$995 adds the Duramax 3.0-liter inline-6 turbo-diesel engine. Its 277 horsepower falls short of even the smallest 2.7-liter turbo gas engine, but its 460 lb-ft of torque matches that of the biggest 6.2-liter V8 but arrives at a rewardingly-low 1,500 rpm. The V8 gas engine makes you wait for its max twist until 4,100 rpm. A 10-speed automatic transmission is standard, slurring nicely and neatly in the background and worthy of no complaints.
The diesel is a gem, not least because it’ll give you the best economy of the Sierra 1500 bunch. 22 mpg in the city, 26 mpg on the highway, and 24 mpg combined aren’t going to give true environmentalists much to sing about, but when the rest of GMC’s pickups fall somewhere in the teens it’s worth noting. In my predominantly city driving, mostly in 4WD mode with nary a thought to the weight of my right foot, I still managed 21.6 mpg.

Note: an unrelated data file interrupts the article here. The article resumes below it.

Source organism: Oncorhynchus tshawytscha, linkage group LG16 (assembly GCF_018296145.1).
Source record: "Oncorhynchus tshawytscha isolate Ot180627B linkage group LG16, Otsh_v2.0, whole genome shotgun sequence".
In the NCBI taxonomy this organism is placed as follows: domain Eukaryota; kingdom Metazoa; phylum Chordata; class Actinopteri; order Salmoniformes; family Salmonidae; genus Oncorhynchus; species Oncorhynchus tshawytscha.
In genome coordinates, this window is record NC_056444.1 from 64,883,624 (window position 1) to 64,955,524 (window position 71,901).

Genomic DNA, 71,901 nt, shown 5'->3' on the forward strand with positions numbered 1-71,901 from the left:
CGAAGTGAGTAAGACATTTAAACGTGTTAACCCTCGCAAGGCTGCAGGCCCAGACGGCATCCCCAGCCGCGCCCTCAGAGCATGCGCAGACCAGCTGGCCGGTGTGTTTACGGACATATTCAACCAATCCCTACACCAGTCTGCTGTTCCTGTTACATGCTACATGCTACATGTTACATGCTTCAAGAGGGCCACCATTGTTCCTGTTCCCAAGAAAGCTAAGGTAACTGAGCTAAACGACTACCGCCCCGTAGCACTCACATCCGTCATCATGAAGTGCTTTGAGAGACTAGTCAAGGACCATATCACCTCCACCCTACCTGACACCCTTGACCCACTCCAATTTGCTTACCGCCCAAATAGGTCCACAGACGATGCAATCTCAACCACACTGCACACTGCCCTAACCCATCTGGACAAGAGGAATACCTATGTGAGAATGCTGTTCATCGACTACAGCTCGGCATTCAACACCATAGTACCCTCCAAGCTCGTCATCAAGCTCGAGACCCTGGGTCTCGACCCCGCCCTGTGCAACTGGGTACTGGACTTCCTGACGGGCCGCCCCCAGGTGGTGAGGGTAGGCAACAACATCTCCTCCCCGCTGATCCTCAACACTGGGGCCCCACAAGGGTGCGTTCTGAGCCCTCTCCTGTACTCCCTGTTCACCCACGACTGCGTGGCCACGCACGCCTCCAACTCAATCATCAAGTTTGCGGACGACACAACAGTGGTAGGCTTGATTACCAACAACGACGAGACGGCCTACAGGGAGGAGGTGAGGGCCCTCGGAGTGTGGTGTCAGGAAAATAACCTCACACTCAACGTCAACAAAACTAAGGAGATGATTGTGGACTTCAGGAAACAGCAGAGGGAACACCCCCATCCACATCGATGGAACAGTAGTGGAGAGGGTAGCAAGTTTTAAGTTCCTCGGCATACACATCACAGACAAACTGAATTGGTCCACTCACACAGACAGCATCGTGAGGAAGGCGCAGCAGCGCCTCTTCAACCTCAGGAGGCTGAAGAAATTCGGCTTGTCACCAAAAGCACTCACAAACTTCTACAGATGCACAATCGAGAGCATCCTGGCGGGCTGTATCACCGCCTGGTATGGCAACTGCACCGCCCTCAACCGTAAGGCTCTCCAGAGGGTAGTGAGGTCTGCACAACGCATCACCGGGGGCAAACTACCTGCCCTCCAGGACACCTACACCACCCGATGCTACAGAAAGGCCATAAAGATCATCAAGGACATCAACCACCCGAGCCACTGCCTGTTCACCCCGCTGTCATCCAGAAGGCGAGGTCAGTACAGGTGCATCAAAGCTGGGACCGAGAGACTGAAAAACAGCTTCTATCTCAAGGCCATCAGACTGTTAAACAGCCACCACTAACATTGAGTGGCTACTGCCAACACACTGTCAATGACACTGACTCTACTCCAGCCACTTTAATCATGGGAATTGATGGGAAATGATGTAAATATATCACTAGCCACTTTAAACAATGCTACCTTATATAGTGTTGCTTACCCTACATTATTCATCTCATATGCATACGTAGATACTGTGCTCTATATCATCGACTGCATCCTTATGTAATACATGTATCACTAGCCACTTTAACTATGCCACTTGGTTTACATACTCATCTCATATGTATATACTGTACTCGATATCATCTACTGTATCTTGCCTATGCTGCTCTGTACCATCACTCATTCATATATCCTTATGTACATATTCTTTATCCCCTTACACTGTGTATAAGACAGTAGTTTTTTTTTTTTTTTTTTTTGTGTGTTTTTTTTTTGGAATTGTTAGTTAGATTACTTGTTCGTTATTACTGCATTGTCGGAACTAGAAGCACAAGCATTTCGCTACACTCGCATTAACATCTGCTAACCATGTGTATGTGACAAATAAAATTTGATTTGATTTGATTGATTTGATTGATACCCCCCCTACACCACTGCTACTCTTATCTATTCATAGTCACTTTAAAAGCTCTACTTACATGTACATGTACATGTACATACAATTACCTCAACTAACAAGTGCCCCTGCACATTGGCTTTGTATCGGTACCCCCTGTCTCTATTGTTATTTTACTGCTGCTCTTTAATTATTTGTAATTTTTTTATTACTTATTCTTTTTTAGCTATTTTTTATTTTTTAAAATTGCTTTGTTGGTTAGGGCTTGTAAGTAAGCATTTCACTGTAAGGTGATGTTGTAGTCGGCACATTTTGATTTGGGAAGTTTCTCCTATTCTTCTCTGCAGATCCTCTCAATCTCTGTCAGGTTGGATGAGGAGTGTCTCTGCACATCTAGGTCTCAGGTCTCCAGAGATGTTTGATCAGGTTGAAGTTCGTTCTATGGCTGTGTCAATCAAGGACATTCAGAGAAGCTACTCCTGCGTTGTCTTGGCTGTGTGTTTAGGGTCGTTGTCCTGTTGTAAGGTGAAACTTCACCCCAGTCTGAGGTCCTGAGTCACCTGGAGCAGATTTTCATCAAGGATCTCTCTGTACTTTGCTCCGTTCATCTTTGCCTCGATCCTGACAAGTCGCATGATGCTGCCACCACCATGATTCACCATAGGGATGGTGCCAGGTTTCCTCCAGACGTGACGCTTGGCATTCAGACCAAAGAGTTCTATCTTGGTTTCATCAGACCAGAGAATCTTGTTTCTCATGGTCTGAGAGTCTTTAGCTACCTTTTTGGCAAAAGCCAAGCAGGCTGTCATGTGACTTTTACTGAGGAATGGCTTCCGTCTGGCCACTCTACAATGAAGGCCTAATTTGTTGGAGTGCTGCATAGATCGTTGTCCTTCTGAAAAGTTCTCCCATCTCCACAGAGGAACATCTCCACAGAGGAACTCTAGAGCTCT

You can tow 8,900 pounds, while the payload clocks in at 2,233 pounds. Forget rattly diesels of old: there’s a little more noise than some gas engines, but it’s actually a fairly pleasant mechanical thrum with a little growl when pushed, while bounce is kept to a minimum on all but the worst asphalt. It’s that surfeit of low-end torque that’s the gift which keeps on giving, however, sending the Sierra surging forward from stop lights and helping bely its general heft.
With the Midwest’s lake effect snow playing its havoc, that 4WD system and the AT4’s lift paid dividends. Navigating through yet-to-be-plowed side roads proved to be a non-issue, the Wrangler tires proving to have more than enough grip even when the going got icy.
Inside, there’s plenty of space and decent standard equipment. Keyless entry and remote-start, dual zone climate control, 10-way power front bucket seats with heating and ventilation, heated outer rear seats, a heated steering wheel with leather, and a flexible storage bin under the easily-raised rear 60/40 folding bench. You also get a 120V outlet in the dashboard (and a second in the bed).